A federal court blocked the state of Kansas from enacting new temporary regulations for abortion clinics that could have shut down two of the three clinics in the state — but state officials say they are devising an identical set of permanent regulations.
On Friday, U.S. District Judge Carlos Murguia granted a temporary injunction against the law, which requires all of the abortion clinics to be licensed annually under a new set of regulations by the Kansas Department of Health and Environment.
Robert Moser, secretary of health and environment for the state, said the department will follow the law, but “Judge Murguia’s ruling is narrowly tailored and does not prevent KDHE from moving forward to establish permanent licensing regulations.”
According to the Topeka Capital-Journal:
The agency described the first set as temporary, which allowed it to avoid taking public comments and get the rules in place within weeks, though they could remain in effect afterward for only four months. The next set of rules would be considered permanent and require public comment.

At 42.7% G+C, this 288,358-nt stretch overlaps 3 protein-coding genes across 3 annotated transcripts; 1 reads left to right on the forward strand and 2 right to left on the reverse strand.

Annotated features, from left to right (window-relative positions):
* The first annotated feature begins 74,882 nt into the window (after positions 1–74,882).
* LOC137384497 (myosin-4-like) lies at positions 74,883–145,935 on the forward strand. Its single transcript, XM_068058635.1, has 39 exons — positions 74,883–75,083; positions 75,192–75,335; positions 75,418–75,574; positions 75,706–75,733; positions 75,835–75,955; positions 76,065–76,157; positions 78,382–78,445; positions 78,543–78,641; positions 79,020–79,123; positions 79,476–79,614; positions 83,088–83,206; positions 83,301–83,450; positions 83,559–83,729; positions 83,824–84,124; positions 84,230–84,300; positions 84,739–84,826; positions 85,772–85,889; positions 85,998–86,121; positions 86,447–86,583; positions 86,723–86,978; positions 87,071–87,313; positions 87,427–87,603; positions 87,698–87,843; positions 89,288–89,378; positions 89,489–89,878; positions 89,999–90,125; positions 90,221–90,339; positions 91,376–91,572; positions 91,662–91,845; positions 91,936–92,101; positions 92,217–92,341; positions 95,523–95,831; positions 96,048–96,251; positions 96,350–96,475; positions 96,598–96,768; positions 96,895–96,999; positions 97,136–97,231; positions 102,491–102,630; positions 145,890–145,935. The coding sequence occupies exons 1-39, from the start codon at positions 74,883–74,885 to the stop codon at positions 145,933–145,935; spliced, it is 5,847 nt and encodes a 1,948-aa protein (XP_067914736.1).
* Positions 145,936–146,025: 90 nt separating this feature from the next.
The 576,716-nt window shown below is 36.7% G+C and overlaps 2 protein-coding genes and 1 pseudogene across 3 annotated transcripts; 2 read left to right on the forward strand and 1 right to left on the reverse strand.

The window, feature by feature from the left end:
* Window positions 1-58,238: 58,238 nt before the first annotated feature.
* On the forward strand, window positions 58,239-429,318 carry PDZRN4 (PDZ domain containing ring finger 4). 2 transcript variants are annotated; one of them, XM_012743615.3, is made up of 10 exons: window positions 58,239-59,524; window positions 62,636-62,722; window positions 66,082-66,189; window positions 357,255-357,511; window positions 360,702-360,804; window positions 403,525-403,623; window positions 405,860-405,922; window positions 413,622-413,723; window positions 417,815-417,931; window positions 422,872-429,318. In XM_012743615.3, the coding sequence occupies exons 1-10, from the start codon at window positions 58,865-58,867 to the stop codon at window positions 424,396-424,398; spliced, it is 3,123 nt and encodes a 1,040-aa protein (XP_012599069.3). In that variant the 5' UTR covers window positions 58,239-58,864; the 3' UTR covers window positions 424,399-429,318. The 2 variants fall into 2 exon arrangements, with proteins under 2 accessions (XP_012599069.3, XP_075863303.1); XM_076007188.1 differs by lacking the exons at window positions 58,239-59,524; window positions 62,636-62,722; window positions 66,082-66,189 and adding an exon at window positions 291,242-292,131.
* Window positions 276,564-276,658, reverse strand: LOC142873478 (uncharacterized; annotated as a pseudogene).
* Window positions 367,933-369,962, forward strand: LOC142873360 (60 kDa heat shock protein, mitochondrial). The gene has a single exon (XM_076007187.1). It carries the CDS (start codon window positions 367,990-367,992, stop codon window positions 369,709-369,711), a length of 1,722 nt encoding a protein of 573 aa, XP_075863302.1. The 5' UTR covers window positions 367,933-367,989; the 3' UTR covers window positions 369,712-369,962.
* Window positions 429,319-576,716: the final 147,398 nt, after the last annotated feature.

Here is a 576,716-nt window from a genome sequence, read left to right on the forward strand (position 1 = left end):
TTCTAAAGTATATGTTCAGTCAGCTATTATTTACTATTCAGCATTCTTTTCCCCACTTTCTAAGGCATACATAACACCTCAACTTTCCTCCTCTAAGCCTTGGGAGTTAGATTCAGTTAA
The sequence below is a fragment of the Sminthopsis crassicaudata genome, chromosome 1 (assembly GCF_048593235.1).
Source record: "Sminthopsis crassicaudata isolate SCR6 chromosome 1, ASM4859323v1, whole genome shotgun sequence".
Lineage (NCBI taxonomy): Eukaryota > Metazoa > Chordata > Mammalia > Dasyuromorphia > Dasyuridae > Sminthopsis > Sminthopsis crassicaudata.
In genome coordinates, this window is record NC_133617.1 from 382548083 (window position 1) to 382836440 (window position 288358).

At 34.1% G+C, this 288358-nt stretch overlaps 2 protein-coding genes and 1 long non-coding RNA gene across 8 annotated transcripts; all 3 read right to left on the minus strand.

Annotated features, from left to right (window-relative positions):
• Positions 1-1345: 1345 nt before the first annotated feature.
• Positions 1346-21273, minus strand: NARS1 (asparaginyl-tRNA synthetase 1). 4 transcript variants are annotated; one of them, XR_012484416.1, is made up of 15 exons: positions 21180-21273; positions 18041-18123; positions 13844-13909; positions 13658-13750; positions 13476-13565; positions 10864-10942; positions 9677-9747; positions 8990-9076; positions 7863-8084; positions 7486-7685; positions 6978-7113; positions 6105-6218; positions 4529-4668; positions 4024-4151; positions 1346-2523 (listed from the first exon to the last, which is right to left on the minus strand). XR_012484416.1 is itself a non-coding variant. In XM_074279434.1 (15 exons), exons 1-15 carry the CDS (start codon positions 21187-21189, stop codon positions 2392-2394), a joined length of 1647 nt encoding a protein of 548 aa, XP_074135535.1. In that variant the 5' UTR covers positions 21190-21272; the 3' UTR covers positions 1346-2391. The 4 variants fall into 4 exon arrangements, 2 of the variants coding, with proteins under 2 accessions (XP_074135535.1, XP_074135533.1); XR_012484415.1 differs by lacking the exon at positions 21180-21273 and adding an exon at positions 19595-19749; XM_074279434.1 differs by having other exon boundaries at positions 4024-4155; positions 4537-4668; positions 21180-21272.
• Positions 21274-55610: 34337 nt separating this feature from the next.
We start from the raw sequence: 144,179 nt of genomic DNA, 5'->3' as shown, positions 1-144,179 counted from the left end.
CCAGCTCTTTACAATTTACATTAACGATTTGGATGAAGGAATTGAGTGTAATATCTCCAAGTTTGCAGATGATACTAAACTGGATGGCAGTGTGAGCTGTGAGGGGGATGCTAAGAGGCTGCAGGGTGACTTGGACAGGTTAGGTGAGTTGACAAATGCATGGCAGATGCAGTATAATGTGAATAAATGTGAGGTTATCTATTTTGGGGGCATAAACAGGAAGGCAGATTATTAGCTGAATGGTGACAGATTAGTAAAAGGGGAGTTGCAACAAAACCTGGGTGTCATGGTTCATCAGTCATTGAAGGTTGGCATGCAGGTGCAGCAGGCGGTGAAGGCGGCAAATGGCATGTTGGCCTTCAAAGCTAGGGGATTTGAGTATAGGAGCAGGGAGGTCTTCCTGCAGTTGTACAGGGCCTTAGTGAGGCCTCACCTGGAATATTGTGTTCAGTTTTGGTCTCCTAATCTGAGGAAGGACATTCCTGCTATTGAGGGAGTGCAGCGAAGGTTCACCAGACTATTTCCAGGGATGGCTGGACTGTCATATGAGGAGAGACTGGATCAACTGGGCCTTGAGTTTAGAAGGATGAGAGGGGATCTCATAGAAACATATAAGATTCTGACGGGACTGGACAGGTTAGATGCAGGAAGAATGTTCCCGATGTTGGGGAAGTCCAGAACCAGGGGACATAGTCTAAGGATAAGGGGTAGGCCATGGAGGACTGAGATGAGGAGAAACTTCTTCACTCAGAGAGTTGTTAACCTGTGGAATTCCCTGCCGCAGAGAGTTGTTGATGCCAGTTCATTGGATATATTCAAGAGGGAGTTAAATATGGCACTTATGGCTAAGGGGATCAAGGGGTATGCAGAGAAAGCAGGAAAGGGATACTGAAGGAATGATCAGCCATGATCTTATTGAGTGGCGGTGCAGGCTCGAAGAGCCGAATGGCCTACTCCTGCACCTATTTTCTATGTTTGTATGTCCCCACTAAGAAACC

The Center for Women’s Health filed suit after failing to obtain a license, arguing that the new regulations “impose burdensome and costly requirements that are not medically necessary,” and were implemented in a way that “made it impossible for existing medical practices to obtain a license by the effective date.” Aid for Women in Kansas City, which also did not get licensed, was allowed to intervene in the case. Planned Parenthood of Kansas, the only other abortion clinic in the state, was licensed Thursday.
Officials say the proposed permanent rules are identical to the temporary ones, the Capital-Journal reports, and a public hearing will take place on September 7 to hear suggestions for changes.
The Aid for Women clinic says it will challenge the permanent rules if they are similarly strict.